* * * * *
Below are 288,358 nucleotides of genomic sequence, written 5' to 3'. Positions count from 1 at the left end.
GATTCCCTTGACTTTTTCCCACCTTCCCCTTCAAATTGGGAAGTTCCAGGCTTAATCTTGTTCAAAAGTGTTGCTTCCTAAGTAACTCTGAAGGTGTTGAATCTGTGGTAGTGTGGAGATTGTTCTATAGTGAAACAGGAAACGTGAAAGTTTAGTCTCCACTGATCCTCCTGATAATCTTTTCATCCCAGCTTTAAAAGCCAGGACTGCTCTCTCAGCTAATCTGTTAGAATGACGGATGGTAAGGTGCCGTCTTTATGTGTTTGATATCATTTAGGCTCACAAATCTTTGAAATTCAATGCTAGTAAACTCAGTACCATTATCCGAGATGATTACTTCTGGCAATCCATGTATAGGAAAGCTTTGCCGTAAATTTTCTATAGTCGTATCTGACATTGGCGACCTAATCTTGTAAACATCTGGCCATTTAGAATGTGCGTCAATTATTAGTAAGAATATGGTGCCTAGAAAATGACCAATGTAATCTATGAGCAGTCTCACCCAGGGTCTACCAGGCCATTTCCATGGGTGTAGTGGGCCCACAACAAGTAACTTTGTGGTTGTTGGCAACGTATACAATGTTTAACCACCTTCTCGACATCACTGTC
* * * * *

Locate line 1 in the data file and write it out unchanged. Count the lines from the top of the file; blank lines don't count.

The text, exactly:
Below are 288,358 nucleotides of genomic sequence, written 5' to 3'. Positions count from 1 at the left end.